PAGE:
In a recent decision answering a question certified to it by the Third Circuit, the New Jersey Supreme Court held that claims brought under New Jersey’s Consumer Fraud Act (CFA) may be brought in the same action as claims brought pursuant to the Products Liability Act (PLA), provided each claim is based on distinct conduct. In Sun Chemical Corporation v. Fike Corporation and Suppression Systems, Inc., the Court explained that it is the nature of the actions—not the resulting damages—that determines when claims may be brought under either the CFA or the PLA. The Court clarified that CFA claims may be brought in instances where a party alleges “express misrepresentations — deceptive, fraudulent, misleading, and other unconscionable commercial practices,” while PLA claims are reserved for claims based upon “product manufacturing, warning, or design defects.” The claims in Sun Chemical arose out of the plaintiff’s purchase of an explosion isolation and suppression system from the defendant to be used to “prevent and contain potential explosions” in the plaintiff’s new dust collection system. Plaintiff’s federal court complaint alleged that on the first day it used the suppression system, a fire broke out in the dust collection system and while the alarm in the suppression system was activated, it was inaudible. Plaintiff alleged that, as a result, several...

Third Circuit Holds Solicitations to Purchase Products and for Participation in Surveys can be Advertisements Under the TCPA

On May 15, 2020, the Third Circuit in Fishbein v. Olson Research Group, Inc. held “that solicitations to buy products, goods, or services can be advertisements under the TCPA and that solicitations for participation in . . . surveys in exchange for [money] by the sender were for services within the TCPA” making such solicitations advertisements that fall within the TCPA’s ambit. This opinion comes just one year after the Third Circuit issued its precedential decision in Mauthe v. Optum, Inc., holding that, in order for a fax to be considered an advertisement under the TCPA, “there must be a nexus between the fax and the purchasing decision of an ultimate purchaser whether the recipient of the fax or a third party,” meaning that “the fax must promote goods or services to be bought or sold, and it should have profit as an aim.” The consolidated appeal in Fishbein arose from two District Court decisions, Fishbein v. Olson Research Group, Inc., which involved a fax offering the recipient money in exchange for participating in a medical study, and Mauthe v. ITC, Inc., which involved faxes that offered the recipient money in exchange for completing surveys. After applying the Third Circuit’s precedential opinion in Optum, the District Courts dismissed the plaintiffs’ cases under Federal Rule of...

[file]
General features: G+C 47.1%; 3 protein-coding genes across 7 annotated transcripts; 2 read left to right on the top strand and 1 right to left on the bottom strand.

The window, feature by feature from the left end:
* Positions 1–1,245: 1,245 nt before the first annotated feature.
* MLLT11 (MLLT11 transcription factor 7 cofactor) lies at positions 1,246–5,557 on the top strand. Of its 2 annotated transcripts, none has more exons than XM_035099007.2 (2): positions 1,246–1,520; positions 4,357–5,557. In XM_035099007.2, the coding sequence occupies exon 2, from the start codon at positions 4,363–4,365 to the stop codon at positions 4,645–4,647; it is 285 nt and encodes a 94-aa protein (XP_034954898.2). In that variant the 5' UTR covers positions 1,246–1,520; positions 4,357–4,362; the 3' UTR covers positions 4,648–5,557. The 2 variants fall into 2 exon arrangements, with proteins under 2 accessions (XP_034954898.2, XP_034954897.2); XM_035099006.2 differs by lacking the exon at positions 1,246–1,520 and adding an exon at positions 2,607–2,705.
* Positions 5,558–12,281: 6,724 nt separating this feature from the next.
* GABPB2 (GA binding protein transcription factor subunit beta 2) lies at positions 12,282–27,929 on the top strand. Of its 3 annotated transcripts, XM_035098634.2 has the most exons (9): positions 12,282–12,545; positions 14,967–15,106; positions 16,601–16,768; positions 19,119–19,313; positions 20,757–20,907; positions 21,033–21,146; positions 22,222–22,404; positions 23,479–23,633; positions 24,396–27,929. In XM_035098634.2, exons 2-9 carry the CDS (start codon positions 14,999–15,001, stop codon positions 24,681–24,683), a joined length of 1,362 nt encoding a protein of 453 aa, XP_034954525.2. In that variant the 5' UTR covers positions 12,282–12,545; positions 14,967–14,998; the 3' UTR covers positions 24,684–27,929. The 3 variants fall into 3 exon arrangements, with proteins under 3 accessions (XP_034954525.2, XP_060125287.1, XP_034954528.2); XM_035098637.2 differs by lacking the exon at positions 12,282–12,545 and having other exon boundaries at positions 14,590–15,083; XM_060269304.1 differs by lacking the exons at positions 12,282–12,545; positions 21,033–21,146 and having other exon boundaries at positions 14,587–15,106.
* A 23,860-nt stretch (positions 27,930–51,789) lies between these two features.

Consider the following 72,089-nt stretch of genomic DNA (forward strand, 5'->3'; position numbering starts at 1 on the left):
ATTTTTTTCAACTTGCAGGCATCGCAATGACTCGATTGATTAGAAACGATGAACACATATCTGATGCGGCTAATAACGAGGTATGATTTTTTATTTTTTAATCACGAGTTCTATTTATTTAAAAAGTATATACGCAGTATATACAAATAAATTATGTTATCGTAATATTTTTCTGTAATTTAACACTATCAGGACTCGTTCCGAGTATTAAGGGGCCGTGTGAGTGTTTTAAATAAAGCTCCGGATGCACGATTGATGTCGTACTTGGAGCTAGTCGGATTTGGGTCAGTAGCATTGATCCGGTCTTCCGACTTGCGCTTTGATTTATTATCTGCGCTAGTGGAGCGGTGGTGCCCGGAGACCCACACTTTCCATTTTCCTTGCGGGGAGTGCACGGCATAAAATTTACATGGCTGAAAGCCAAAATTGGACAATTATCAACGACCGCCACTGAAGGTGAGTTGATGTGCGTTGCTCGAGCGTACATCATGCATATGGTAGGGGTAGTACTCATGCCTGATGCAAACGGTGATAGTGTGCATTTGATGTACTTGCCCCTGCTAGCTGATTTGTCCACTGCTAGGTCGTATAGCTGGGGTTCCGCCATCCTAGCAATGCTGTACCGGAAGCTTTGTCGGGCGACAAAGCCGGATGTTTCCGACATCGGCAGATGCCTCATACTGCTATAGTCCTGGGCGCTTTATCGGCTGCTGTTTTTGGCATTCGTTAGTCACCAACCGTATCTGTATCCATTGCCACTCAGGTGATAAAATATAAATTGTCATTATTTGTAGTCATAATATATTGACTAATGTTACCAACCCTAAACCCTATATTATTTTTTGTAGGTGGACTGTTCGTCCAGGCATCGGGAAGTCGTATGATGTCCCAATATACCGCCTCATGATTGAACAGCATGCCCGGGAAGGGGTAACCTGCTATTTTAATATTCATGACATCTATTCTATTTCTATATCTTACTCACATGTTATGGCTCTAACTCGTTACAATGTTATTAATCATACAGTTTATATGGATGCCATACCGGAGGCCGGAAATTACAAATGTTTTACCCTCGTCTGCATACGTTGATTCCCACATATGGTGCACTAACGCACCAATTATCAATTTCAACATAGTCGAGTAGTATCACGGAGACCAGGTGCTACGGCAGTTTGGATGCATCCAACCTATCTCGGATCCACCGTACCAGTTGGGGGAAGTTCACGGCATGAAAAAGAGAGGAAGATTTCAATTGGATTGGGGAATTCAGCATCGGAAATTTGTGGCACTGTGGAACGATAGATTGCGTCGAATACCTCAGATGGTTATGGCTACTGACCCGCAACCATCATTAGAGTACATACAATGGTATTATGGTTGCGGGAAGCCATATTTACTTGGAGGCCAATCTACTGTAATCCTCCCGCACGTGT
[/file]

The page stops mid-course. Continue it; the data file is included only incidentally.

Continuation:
Appellate Division Enforces Provision Prohibiting Class Arbitration

In Curiale v. Hyundai Capital America Inc., the New Jersey Appellate Division reversed an order denying a motion to compel arbitration by Hyundai’s financing company (“HCA”), based on an arbitration clause in a motor vehicle retail order. The Appellate Division rejected the trial court’s finding that the arbitration clause was ambiguous because it stated that the parties must arbitrate any claims and then explicitly stated that the provision bars “class action arbitration.” The Arbitration clause provided: AGREEMENT TO ARBITRATE ANY CLAIMS. READ THE FOLLOWING ARBITRATION PROVISION CAREFULLY, IT LIMITS YOUR RIGHTS, INCLUDING THE RIGHT TO MAINTAIN A COURT ACTION. The parties to this agreement agree to arbitrate any claim, dispute, or controversy, including all statutory claims and any state or federal claims, that may arise out of or relating to the sale or lease identified in this agreement. By agreeing to arbitration, the parties understand and agree that they are waiving their rights to maintain other available resolution processes, such as a court action or administrative proceeding, to settle their disputes. … The parties also agree to waive any right (i) to pursue any claims arising under this agreement including statutory, state or federal claims, as a class action arbitration, or (ii) to have an arbitration under this agreement consolidated with any other arbitration or...